Ever since the Rampur Assembly seat election on December 5 saw a turnout of just 33%, the Samajwadi Party has accused the authorities of using high-handed measures to ensure that voters (specifically Muslims) could not come out to vote. The BJP’s victory on Thursday in the seat, the unvanquished bastion of its leader Azam Khan, was called by the SP as the affirmation of its fears.
While the BJP – whose Akash Saxena cornered 62% of the votes compared to SP candidate and Azam aide Mohd Asim Raja’s 36% – denied the SP’s claims, a look at the booth-wise polling in Rampur suggests a wide gap in voting between areas dominated by the Hindus and those by the Muslim community.
In urban areas of the seat, the voter turnout in Muslim-dominated booths was half of those in Hindu-dominated booths. Besides, the urban areas, where the Muslims are in larger numbers, saw just 28% voting, compared to rural Rampur where the total turnout was 46%.
Almost 65% of the Rampur Assembly constituency’s voters are Muslims. About 80% of the community lives in urban areas, while Hindus form substantial numbers in rural areas. The constituency is largely urban, accounting for 2.7 of the 3.8 lakh voters.
The urban areas have traditionally helped Azam Khan win the seat, with the SP veteran a 10-time MLA from Rampur.
The low Muslim turnout was seen despite both the BJP and SP actively wooing the community.
In the 77 polling booths of total 325 in Rampur urban that are dominated by Hindus, and have more than 68,000 voters, the turnout was around 46%. Conversely, in the remaining 248 booths dominated by Muslims, which have over 2 lakh voters, the turnout was only 23%.
In some Muslim areas, such as the seven booths of Peela Talab, the turnout was as low as 4%. In booths on Kothibale Road and in Bazariya Himmat Khan, both dominated by Muslims, the voter turnout was 5% and 7%, respectively.
In fact, the more than 90 polling booths in Rampur urban that witnessed turnouts of less than 20% are all dominated by Muslims. Even in the SP’s stronghold of Qila, where the party has its office and some of its most loyal supporters, the voter turnout in 17 polling booths was just 24%.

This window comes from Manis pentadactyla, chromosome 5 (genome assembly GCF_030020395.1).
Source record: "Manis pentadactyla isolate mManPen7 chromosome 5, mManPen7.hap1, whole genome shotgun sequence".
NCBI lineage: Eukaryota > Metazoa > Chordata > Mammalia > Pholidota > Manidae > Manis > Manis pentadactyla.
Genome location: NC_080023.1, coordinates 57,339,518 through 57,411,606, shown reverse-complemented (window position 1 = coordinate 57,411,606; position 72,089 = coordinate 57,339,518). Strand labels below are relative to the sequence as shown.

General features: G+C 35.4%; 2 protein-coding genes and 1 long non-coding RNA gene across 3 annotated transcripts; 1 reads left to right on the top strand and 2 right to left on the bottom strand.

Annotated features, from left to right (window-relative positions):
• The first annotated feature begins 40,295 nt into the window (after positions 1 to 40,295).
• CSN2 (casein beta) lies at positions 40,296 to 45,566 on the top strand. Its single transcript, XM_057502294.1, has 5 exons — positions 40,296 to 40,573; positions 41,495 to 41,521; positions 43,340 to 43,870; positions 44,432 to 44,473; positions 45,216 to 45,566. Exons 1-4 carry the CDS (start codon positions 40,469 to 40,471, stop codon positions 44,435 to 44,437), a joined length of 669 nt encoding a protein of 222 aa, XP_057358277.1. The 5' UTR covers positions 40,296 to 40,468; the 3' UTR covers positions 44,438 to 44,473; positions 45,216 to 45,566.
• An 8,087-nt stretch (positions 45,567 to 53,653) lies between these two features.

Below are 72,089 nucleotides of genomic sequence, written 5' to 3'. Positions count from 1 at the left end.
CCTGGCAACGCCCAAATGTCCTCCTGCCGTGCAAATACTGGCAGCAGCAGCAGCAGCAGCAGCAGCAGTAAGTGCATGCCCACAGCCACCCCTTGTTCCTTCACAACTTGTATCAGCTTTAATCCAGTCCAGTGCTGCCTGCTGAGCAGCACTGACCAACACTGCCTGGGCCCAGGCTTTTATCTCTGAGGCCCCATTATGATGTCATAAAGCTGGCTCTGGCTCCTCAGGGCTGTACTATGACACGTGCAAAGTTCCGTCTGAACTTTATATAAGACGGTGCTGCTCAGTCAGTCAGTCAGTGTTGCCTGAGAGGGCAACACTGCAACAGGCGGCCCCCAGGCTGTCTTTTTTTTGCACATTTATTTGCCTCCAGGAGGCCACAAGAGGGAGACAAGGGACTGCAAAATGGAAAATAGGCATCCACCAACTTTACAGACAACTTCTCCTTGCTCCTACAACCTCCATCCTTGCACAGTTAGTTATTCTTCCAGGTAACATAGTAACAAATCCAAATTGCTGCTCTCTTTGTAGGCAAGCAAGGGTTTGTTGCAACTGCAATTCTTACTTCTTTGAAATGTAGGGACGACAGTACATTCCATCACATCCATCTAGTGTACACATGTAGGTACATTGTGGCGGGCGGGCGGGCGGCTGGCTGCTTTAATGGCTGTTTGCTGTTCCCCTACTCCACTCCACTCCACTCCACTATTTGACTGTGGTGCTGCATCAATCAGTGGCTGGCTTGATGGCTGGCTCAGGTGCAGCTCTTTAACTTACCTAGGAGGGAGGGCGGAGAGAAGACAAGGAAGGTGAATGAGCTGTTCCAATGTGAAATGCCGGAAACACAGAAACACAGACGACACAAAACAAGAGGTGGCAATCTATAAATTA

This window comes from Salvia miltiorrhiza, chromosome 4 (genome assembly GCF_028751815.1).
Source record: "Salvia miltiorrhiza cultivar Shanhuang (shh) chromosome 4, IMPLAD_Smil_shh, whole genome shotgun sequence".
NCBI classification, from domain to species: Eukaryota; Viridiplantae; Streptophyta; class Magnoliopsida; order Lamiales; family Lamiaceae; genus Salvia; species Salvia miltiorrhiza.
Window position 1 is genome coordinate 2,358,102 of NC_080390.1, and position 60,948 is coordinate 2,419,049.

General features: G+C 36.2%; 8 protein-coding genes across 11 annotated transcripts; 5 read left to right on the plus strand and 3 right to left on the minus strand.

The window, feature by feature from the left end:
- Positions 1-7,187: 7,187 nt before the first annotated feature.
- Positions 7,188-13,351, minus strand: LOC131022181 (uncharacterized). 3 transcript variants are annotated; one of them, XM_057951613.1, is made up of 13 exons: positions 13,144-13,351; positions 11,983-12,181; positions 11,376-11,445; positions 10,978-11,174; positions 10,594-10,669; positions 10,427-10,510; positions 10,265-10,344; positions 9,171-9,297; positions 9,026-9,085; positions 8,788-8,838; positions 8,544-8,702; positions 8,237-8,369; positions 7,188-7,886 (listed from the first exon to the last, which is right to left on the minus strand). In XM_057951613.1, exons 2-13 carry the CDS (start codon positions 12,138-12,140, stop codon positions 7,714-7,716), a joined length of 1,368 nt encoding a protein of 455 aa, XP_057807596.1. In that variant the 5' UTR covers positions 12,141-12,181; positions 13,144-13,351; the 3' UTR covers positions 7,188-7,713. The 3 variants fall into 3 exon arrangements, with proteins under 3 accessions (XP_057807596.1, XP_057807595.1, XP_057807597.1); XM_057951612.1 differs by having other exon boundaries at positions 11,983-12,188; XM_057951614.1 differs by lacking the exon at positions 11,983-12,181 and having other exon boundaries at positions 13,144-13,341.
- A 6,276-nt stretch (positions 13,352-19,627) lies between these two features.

The highest polling recorded in a Muslim-dominated booth in Rampur urban was 39%, in the twin booths at Sarai Gate Ghosiyan.
Conversely, the lowest polling in a Hindu-dominated booth in Rampur urban was 27%, in the six polling booths of Ganna Vikas Office. The highest polling in Hindu-dominated booths in Rampur urban, conversely, was 74%, in the three booths of Zila Krishi Office on Mohd Ali Johar Marg.
In the rural belts, where the BJP enjoys considerable support, the voter turnout was far higher, over 80% in some polling booths. In as many as 32 village-level booths believed to be Hindu-dominated, the turnout was more than 60%. But, in many Muslim-dominated villages such as Ajitpur, Shazadnagar, Fazulla Nagar and Ali Nagar, the turnout was in the range of 30-40%.
While campaigning for SP candidate Asim Raja, Azam Khan had repeatedly asked voters in Muslim areas to come out in large numbers and vote, as he pitched these polls as a test of Muslim pride and his own legacy. Even before the polls he repeatedly alleged that the police were creating an atmosphere of fear to stop voters from going to polling booths.
BJP candidate Akash Saxena, and several other top leaders of the party who toured the constituency, underlined the benefits of “double-engine growth” and being “on the side of the government”. Saxena accused Khan of creating an atmosphere of fear to win the polls and said the SP was making allegations of police excesses as it knew it was going to lose.
The state administration too denied Khan’s allegations.
The polls in the constituency were necessitated because of the disqualification of Azam Khan following his conviction in a hate speech case. The case had been lodged against Khan by Akash Saxena, the BJP’s winning MLA on Thursday.